Various studies show being unemployed, or being fired, as being one of the most stressful and traumatic events in our lives. No wonder, a job is more than a paycheck and we all know this. The job becomes us, it defines us and gives us value, or at least to some of us, it does. When we lose all that in one brief meeting in the office (and it always comes as shock, even the long awaited layoffs), it is any wonder we enter into various stages of denial, anger, shame, and so forth.
But here is the thing, and I love Bill Belichick for immortalizing it, “it is what it is.” And if current trends continue, it will be a long road to being employed again. I have read articles that state the average job search now last in excess of 33 weeks. That is a very long time, to state the obvious.
So the roller coaster ride in your head is going to be moving full force, but you do have the option to get off. I remember as kid, because I was geek, having my pants pulled down in school (it would explain my introverted, self conscious belief that I have three heads). As I stood there, I learned a very important lesson. When you are standing there with your fruit of the looms showing for all to see; all you can do is, pull your pants back up.
And you must pull your pants back up. To launch a successful campaign to find a job, a better job, you must have focus and act with discipline. That requires pulling your pants up. Profound people from Dr. Frankel to Stephen Covey have taught that we are creatures of choice. The stimuli of life may act on us, but we can dictate how we respond. We are creatures of choice, not creatures of instinct.
Thank goodness, because being creatures of choice; our horizon is limitless. Your horizon is limitless, but I will not deny that the choices before you are hard. One such difficult choice is whether to relocate or not. Regardless of your home condition or situation, you must explore this option well. There is an old saying, “you must fish where the fishes are.”
This is true even if you feel that where you are has a strong Jobbörse. If you have been looking for some time and are not getting any bites, it is not a strong job market for you. Where I work currently, I initially drove from Orlando to Austin to attend a niche job fair that I felt had potential. I drove straight through for about 20 plus hours, I think, to attend this one day job fair. And I hate job fairs, though as I wrote in a different article, niche job fairs are a wholly different creature.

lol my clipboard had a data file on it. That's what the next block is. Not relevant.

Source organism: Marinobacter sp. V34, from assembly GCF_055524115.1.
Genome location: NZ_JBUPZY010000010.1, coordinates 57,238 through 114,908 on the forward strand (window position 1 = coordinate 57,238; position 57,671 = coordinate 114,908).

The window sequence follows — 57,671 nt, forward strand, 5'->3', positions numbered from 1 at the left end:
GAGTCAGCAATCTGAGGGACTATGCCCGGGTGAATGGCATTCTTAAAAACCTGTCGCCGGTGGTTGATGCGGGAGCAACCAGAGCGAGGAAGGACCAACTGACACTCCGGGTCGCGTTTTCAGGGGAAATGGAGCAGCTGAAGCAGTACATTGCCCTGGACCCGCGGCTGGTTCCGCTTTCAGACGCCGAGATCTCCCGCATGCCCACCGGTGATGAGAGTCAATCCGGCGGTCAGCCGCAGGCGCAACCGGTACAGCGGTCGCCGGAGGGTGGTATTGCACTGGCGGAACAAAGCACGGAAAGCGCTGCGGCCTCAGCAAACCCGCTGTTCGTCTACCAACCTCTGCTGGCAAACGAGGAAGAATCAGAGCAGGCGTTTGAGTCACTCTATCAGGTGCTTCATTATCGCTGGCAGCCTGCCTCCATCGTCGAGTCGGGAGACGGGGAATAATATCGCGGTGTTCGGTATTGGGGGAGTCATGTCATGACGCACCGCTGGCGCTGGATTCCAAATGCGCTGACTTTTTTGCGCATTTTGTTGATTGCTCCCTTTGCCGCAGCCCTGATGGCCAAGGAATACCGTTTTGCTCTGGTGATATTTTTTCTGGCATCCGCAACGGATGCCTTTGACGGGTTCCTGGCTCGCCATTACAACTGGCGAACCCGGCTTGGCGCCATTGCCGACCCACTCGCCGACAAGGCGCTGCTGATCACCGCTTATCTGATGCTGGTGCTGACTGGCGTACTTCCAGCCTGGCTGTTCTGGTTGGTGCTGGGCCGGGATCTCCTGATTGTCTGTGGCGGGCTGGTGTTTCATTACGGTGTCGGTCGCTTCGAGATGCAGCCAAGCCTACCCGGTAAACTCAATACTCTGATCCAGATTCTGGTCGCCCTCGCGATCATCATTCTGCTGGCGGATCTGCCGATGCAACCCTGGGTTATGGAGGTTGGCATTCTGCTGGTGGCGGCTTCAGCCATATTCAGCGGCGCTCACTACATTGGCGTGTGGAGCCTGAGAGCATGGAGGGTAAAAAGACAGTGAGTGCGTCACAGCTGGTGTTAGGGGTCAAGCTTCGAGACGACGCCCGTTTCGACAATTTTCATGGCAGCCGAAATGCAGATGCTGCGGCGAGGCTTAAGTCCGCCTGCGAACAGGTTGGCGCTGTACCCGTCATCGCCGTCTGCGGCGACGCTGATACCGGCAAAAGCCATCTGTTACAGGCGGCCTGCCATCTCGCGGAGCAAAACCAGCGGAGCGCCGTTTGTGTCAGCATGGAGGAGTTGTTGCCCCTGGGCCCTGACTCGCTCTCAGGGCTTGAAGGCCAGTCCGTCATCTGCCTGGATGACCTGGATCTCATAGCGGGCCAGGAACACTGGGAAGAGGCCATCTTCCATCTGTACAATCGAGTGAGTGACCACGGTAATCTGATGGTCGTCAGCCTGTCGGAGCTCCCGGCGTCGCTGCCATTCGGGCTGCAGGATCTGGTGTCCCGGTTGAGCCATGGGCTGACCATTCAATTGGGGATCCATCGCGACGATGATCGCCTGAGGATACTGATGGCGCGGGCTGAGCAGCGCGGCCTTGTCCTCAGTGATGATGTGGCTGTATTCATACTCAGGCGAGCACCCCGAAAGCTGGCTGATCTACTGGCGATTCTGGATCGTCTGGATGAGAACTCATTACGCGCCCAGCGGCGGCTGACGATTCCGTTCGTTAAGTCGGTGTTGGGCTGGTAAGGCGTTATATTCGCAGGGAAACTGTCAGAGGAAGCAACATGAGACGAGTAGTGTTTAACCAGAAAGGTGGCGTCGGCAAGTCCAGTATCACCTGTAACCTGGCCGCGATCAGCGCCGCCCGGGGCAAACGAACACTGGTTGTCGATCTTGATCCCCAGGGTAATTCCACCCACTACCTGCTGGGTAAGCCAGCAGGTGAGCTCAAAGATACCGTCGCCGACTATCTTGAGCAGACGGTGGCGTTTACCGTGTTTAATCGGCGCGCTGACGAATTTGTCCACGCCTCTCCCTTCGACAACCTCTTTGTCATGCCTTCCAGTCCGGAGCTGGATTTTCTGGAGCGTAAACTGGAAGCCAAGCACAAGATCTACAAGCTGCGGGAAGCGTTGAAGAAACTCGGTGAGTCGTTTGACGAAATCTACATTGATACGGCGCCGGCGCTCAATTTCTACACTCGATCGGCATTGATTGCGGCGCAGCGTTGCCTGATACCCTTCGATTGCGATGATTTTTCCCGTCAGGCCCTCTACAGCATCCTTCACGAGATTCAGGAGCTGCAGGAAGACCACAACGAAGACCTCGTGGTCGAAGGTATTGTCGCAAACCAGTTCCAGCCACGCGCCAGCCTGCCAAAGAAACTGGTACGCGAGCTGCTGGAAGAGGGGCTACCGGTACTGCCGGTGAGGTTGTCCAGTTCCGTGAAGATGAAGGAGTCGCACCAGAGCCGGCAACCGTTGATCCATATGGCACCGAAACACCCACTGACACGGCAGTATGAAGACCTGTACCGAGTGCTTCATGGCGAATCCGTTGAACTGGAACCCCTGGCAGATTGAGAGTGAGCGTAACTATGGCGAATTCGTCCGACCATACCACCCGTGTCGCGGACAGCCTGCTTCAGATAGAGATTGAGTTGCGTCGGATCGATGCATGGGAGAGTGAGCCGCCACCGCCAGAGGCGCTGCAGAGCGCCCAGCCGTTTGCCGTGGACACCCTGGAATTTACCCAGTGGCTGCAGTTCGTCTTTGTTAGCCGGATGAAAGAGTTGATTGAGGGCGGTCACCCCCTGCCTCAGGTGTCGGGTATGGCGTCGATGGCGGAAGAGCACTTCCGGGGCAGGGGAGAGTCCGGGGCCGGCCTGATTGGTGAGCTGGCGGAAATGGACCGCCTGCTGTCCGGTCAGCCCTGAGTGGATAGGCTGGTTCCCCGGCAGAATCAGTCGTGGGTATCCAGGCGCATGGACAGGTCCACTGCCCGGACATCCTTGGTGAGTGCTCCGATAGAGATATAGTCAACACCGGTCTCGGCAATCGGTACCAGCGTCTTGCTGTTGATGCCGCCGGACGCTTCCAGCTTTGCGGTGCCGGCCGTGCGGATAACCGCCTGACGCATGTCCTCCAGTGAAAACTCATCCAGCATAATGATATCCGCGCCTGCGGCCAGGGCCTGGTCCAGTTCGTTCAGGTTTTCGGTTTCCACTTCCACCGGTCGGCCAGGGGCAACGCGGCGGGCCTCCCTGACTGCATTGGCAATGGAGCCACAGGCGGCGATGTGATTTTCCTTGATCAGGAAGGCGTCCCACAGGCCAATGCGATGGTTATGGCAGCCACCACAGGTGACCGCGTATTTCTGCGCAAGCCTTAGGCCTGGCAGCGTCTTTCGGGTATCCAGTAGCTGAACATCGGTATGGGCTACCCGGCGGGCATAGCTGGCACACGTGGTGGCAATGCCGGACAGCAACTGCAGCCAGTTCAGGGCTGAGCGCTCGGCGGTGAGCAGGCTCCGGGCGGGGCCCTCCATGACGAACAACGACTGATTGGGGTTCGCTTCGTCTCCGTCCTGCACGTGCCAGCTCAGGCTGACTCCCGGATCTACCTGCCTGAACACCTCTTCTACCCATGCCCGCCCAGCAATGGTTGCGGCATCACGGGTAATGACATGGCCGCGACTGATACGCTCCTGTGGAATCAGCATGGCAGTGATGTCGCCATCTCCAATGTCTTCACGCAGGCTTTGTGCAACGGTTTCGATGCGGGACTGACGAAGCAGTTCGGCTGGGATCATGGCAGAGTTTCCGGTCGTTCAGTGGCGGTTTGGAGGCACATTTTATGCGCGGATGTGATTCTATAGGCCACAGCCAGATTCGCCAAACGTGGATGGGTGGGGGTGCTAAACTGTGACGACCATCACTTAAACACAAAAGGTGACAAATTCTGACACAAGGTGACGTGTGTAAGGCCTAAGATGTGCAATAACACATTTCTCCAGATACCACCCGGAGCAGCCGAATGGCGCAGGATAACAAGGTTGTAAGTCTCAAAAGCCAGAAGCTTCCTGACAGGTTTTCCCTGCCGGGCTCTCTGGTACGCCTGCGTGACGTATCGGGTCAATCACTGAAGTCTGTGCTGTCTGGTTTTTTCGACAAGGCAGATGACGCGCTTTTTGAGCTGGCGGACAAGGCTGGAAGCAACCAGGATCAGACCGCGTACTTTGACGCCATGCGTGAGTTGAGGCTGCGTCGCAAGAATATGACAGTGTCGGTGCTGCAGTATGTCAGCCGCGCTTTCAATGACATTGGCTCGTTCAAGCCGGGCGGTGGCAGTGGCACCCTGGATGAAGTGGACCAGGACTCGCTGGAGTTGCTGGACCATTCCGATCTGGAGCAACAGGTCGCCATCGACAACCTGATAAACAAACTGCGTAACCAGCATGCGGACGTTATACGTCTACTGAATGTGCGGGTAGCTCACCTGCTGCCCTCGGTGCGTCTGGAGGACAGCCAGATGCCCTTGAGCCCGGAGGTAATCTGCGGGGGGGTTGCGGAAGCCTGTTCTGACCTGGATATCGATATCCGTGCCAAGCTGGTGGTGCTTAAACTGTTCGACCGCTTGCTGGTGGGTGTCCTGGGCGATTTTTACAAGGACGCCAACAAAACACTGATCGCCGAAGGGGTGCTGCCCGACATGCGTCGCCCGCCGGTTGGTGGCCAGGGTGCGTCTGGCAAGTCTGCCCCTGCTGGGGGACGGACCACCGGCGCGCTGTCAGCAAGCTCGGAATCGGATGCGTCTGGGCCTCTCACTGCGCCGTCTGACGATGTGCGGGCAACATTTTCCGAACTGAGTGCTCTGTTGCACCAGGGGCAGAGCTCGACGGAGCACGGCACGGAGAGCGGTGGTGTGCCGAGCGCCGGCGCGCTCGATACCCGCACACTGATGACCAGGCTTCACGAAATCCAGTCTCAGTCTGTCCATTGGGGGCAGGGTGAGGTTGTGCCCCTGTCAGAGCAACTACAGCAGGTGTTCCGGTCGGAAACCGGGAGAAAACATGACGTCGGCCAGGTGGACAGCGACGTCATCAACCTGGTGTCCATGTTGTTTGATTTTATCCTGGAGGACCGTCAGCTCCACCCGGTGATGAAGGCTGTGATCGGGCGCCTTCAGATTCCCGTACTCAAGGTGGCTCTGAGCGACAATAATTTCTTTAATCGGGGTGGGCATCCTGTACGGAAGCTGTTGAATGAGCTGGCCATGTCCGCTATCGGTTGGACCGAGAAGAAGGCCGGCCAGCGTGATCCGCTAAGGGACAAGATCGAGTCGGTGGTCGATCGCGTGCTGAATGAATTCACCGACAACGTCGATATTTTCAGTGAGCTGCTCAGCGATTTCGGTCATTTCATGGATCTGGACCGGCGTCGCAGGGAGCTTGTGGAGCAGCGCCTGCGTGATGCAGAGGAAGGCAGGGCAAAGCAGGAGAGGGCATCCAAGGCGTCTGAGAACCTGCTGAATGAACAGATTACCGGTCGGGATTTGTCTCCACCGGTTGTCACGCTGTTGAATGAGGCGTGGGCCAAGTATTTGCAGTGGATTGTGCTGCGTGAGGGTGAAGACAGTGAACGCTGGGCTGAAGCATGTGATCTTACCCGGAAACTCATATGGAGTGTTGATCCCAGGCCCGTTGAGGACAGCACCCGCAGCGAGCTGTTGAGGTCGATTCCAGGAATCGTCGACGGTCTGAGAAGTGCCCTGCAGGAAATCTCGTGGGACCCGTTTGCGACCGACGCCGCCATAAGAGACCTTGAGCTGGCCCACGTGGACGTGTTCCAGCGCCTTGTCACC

Because I was open to “where the fishes are,” I ended up taking a position in Maryland, instead of the one in Chicago. Did we want to move from Orlando? We had no real attachments there but the salient point is that looking at all 50 States opened a huge job market for me to look at.
There is a sequential sense of things when it comes to looking for a job. The wrong sequence would be to make a resume, or update one, and begin applying to every help wanted ad or online posting that matches your last job. And when that does not work, you rewrite your resume or look for services that can formulate a better cover letter or resume for you. Of course, there are the job fairs that feature 135 companies but attract 5,000 hopefuls.
Yeah, that is not good.
A better sequence is to examine who you are and what you do well. Determine your skills and analyze how you want to utilize those skills. You start by working from the inside out. And that inside is you. The next step is determining where and what you want to do that matches your skills and interests.
And here is my favorite mantra, “go where your research takes you.” If your research tells you to drive 20 plus hours to a job fair half way across the country, then do it. Staying where you and continuing to do what you have been doing expecting (or hoping for) different results defines something, but probably not success. So, look at all your options, but most important, look at the whole of these the United States of America and find your next job.